I really don't want to hijack the topic. I've worked as a User Experience Designer for Y! and there are many logical reasons I could list why threaded conversations are easier to follow.
Go for it. This topic is about the "current thought on threading", so that kind of input seems to fit perfectly here.
Also, I find that more modern social news sites (reddit, slashdot, the Stack Overflow family, to name a few) and commenting systems (Disqus (example
), Intense Debate (example
)) support, if not favor by default, a threaded view. Do note that these systems are geared towards discussions where individual posts tend to be shorter, which is keeping in step with the decreasing attention span of recent years.
I've used Disqus and it's OK. However, it probably does threading because it doesn't support quoting. Even in a threaded system, quoting is still necessary if you want to make it clear which piece of a post you're addressing.
By the way, I wouldn't call Slashdot "modern"; it was one of the first social news sites from before the dot.com boom.
On the other hand, a threaded topic is a superset of a flat topic, because you could always render the threaded topic with an indent of 0 for all posts, and you get the flat view.
First, as a math major, I wouldn't call either a superset. They both show the exact same content, just in a different order and perhaps with different formatting.
Also, removing the indent does not make it "flat"; it just makes it look
flat. The biggest difference between threaded and flat views is the post ordering, not the indenting. By default, in phpBB's flat system, posts are sorted by date (ascending), although you can also sort by other keys and in descending order. in a conversational/threaded view, the root posts may be sorted by date (ascending), but the branches and leaves aren't. Within a given root post, each level may be sorted by date (ascending), but merely removing the indent won't change the default ordering.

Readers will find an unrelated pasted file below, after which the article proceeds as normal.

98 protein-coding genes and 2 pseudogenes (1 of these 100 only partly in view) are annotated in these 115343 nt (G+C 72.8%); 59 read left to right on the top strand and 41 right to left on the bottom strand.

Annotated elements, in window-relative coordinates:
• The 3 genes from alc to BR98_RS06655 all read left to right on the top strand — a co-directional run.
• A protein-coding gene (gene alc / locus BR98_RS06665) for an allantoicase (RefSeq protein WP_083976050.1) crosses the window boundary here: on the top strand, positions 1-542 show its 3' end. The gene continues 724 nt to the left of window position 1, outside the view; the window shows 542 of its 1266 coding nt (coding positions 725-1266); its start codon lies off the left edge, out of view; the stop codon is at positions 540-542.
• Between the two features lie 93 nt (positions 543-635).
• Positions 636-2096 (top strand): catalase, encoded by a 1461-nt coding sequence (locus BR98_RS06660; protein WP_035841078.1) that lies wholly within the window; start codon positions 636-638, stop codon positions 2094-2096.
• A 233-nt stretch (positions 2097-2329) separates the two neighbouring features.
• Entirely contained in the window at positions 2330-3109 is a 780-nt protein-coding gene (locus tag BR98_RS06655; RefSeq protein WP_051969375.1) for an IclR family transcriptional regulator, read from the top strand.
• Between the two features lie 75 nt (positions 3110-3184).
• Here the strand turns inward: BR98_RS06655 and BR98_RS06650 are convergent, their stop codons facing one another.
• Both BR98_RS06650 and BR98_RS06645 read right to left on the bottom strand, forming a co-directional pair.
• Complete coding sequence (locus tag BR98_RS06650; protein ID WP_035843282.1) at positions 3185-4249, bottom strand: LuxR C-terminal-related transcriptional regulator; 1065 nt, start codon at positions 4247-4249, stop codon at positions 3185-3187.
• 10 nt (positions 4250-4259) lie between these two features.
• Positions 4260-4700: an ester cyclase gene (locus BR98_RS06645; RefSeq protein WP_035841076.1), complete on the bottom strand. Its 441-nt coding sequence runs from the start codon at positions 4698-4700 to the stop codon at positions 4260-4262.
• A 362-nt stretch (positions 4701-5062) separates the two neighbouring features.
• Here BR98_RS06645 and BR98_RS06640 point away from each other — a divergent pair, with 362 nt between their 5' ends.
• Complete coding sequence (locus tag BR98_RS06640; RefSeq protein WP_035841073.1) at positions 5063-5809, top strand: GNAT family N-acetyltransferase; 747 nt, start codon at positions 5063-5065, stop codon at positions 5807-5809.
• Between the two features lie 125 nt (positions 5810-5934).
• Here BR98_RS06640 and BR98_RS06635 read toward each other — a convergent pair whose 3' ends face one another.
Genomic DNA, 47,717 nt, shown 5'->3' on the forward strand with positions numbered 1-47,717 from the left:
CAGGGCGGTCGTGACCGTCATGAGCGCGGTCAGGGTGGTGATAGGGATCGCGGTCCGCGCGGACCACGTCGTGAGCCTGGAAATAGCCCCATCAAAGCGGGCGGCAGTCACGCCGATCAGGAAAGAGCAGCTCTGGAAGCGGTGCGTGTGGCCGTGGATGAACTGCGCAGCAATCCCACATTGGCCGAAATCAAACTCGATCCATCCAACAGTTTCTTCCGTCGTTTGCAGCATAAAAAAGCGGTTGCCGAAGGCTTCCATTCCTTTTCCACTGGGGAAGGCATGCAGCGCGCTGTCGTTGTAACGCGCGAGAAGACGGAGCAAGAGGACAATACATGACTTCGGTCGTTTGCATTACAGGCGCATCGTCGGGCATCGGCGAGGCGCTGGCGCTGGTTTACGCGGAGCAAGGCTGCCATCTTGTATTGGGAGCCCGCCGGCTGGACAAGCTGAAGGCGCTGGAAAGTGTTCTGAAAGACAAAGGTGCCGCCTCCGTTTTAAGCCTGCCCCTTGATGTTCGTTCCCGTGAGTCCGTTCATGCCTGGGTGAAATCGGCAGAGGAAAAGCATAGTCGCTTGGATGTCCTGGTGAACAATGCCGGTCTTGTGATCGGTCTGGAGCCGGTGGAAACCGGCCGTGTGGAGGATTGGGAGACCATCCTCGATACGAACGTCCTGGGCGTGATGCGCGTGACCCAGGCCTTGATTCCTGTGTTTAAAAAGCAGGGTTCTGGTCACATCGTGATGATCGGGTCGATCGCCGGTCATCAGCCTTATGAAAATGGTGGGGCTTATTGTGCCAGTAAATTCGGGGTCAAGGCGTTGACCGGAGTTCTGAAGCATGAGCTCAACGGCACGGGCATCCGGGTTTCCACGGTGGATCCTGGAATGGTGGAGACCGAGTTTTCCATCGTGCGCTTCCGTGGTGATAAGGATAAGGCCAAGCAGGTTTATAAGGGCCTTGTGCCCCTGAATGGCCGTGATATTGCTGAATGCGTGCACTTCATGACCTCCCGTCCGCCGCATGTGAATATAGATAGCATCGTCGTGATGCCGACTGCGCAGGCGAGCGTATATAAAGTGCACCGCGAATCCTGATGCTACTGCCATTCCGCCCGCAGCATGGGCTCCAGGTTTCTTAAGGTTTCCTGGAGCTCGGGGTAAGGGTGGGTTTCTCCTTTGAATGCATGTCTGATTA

And that's the biggest problem that I have with threaded views. The post ordering makes it more difficult to find just the newest items. You have to scan the whole tree to find them. Yes, you can add a view that only shows new items (but without quoting you won't have context) or you can somehow flag the new items, perhaps with color, borders, highlighting, etc., but you still have to scan the whole tree.
Also, as Lumpy mentioned, you have the indenting vs. scrolling problem. If people keep replying to replies, you either indent so far that horizontal scrolling is necessary or you have to reset or freeze your indents at a certain level, which makes it look like the posts aren't threaded properly.
Furthermore, unless you display the whole tree on one page, pagination becomes more difficult. If you want to display 20 posts per page, you could end up starting a new page way over on the right side due to indenting (even if that page only contains posts at that level).
dandv wrote:Users can also just reply to the whole thread rather than to an individual message, so they can choose "flat" even in a threaded system.
Unless all users choose to "post flat" or there's an option to view flat, that's not true. They're just posting flat.
I come to this debate with a user's experience, and no investment in one system or another.
Your first paragraph seems to contradict that.
As a former developer and user experience person myself, I don't have a problem offering a threaded view as an option selectable from the UCP. In fact, from a database view, it might only require one or two new columns -- a "parent" post ID and possibly a level counter (to make things faster). The parent ID would be useful without threading -- it would allow making the QUOTE attribution a real link to the quoted post, which is useful when somebody has trimmed a quote (like I often do). That's also something that I believe vBulletin does.
The harder part would come trying to implement the view, as you can't just use a simple SQL statement to sort posts. There might also be other "gotchas", like what happens if you delete a "root" post or merge two topics, but I'm just considering the basic view problem right now.